I'm using vSphere for managing my servers. I'm trying to asses the performance of VMs running on hosts to plan for the resources.

In terms of cpu usage, I found two measures to be important: Cpu Steal Time, which is being reported by the guest os, and is collected by node exporter, and Cpu Ready Time that is reported by vCenter and is shown in Monitoring dashboard of the respective VM and is collected using an exporter.

For some of the VMs, I get contradicting results from these two measures. Cpu Steal Time is always zero, suggesting that there is no overloading and cpu contention on the host, but Cpu Ready Time is almost always above 10%, even sometimes above 40%, suggesting that there is a huge problem in terms of resources.

So, I'm confused and even not sure that my understandings of those metrics are correct. How do you explain such situation? Am I in high cpu contention situation and must reduce the load, or I can put more load on it?

P.S. These are Kubernetes worker nodes, BTW.

1 Answer 1


Think critically when using performance metrics. Often they have platform specific quirks, or are just buggy.

CPU Ready time is a metric from vmware, the hypervisor in this case. With a moderate to heavy load, when CPU is oversubscribed, I would not be surprised by a non-zero CPU Ready.

CPU Steal should be the same thing, but reported from a Linux guest. This is a hypervisor specific feature, first implemented with kvm. Linux getting this from vmware did not exist until 2020, Linux 5.7. Or backported to some kernels.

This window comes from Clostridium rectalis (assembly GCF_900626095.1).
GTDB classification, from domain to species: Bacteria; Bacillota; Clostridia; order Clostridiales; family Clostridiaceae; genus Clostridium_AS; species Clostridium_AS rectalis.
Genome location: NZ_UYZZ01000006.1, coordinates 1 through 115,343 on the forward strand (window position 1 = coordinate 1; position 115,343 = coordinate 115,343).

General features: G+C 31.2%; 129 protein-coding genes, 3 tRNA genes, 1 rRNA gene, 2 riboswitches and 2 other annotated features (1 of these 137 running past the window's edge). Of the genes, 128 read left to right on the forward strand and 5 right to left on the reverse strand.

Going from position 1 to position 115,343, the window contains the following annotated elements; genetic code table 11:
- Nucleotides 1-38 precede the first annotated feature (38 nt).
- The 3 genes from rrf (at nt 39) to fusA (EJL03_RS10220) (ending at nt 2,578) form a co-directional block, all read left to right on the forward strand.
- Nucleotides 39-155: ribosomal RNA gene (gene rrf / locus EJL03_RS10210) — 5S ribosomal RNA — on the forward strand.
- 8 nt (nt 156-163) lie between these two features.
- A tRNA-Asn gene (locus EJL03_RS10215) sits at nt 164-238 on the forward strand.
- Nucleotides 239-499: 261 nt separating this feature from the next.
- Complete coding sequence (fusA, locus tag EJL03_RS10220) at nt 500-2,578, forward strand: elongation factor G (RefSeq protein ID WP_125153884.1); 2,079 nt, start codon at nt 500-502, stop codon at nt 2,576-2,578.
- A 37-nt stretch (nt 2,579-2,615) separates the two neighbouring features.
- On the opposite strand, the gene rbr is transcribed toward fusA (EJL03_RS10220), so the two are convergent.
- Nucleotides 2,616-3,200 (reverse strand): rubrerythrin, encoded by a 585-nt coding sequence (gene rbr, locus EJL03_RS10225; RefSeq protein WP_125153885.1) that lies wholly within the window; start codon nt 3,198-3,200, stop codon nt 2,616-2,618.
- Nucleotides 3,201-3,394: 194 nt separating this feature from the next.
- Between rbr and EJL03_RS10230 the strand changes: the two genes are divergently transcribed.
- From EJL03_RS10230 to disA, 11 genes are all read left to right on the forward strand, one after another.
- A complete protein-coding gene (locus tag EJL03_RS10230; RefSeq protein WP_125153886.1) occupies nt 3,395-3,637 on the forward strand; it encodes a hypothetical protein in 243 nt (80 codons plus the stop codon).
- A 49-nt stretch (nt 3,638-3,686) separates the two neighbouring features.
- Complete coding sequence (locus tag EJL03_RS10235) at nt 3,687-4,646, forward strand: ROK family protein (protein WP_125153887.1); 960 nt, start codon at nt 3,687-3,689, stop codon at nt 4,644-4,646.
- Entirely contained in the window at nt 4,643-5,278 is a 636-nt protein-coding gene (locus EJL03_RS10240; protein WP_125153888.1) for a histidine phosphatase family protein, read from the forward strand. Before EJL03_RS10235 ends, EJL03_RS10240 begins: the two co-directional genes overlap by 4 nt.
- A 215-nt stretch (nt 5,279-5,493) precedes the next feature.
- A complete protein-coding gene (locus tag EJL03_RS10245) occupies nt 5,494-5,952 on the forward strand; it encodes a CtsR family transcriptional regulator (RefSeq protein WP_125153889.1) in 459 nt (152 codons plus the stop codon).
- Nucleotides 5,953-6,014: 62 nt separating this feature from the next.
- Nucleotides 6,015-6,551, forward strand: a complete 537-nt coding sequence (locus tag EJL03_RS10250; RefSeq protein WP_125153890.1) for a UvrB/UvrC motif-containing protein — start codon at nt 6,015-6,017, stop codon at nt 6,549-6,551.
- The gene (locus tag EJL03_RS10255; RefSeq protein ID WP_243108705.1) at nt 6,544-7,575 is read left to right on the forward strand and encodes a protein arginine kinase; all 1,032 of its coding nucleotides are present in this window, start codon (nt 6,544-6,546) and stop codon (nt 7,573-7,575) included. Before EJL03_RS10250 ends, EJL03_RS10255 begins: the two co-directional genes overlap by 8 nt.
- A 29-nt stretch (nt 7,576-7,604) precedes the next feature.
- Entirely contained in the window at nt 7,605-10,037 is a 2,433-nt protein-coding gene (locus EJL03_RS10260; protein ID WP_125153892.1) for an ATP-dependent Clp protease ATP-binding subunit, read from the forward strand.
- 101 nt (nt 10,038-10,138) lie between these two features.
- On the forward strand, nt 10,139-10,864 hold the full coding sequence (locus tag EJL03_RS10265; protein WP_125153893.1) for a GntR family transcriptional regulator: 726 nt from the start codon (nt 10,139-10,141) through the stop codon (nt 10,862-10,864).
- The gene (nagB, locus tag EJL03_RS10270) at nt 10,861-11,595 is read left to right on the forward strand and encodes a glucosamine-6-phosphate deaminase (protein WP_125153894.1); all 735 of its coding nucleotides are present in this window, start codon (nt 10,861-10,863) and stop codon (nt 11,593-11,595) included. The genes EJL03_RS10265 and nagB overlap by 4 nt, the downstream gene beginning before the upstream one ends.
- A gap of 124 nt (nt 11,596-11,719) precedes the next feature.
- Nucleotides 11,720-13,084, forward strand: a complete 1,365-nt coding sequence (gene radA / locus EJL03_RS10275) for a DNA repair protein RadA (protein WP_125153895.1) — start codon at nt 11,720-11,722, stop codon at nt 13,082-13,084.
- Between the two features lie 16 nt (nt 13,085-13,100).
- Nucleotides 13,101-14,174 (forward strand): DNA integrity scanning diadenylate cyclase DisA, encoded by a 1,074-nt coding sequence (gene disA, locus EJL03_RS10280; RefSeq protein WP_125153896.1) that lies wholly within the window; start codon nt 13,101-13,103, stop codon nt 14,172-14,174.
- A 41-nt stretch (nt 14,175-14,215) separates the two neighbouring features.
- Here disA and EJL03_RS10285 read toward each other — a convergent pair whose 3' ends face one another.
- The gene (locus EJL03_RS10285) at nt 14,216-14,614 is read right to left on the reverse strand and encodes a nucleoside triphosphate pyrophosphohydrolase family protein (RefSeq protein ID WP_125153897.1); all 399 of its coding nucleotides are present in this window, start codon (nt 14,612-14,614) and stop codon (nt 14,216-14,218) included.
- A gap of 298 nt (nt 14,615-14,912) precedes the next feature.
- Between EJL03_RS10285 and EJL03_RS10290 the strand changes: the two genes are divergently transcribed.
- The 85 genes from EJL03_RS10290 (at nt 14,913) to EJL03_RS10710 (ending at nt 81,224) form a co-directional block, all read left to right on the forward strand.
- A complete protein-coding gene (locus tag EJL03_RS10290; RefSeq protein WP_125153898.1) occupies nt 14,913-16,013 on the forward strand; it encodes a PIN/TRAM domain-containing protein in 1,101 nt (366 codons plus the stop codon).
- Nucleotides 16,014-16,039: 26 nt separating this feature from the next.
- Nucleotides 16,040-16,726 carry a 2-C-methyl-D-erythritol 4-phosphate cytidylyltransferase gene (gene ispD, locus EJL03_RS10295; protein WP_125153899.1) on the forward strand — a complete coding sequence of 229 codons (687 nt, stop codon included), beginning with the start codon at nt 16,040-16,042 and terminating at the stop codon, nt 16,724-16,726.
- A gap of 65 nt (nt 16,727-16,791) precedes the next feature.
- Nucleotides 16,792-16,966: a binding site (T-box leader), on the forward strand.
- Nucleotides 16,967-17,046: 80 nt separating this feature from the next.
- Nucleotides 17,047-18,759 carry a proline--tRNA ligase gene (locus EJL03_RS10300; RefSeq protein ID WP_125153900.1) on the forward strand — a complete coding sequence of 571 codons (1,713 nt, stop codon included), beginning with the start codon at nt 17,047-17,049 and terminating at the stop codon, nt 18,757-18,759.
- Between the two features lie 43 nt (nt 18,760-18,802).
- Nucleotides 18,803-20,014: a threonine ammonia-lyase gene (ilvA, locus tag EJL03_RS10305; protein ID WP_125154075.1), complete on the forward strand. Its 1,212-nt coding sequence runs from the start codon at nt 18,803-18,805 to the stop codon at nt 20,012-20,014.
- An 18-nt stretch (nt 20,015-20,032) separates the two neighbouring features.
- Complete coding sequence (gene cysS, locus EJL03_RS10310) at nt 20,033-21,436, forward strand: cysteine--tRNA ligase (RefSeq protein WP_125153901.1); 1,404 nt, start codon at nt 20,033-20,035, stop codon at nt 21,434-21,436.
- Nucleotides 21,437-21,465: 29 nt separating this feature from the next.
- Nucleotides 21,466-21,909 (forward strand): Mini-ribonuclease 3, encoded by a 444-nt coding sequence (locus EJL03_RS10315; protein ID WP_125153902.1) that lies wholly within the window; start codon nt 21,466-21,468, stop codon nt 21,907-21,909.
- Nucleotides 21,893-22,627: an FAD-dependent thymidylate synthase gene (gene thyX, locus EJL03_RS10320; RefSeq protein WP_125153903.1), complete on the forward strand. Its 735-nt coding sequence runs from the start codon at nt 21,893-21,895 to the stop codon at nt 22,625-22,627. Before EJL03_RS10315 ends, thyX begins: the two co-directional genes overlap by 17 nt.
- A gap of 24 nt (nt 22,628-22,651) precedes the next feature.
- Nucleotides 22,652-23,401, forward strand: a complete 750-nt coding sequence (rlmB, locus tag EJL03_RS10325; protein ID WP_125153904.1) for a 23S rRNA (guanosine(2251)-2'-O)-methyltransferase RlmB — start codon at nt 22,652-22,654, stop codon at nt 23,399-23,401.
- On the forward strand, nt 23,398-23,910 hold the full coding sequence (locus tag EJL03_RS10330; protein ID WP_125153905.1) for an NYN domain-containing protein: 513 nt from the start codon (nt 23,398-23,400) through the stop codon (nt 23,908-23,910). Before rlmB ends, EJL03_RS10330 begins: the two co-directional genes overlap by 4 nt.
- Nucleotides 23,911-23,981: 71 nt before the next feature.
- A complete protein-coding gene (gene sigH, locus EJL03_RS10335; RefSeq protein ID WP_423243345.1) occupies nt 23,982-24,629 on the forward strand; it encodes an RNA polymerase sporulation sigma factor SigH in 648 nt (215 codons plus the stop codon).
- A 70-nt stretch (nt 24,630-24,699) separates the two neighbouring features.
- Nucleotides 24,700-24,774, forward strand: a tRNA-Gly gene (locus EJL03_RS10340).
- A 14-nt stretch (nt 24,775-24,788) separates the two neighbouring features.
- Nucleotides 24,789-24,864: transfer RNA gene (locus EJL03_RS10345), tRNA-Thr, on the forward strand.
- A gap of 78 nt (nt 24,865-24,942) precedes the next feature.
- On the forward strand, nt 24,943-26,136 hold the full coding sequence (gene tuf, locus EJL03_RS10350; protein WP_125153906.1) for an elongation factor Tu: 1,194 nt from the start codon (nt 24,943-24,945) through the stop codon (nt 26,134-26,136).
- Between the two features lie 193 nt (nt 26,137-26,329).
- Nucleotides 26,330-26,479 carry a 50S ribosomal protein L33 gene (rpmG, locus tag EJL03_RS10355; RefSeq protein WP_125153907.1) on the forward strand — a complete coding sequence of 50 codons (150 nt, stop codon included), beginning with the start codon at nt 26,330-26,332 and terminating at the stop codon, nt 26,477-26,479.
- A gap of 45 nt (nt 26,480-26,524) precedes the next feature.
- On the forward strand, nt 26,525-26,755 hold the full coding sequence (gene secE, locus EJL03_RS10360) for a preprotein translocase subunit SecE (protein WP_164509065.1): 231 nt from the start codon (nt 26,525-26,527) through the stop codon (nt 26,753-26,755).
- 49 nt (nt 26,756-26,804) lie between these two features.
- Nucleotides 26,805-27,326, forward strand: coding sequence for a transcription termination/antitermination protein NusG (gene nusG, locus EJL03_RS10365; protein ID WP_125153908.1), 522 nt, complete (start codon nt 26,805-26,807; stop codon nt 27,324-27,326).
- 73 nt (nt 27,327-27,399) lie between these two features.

x86/vmware: Add steal time clock support for VMware guests

Steal time is the amount of CPU time needed by a guest virtual machine that is not provided by the host. Steal time occurs when the host allocates this CPU time elsewhere, for example, to another guest.

Steal time can be enabled by adding the VM configuration option stealclock.enable = "TRUE". It is supported by VMs that run hardware version 13 or newer

. This ready to run but not running metric is a much clearer symptom of performance issues. 90% CPU busy is running quite heavily utilized, but is possible end user impacts are limited. 10% CPU steal, is a near certain starvation of CPU due to oversubscription. With another tenth of CPU time, you could get that much more work done.

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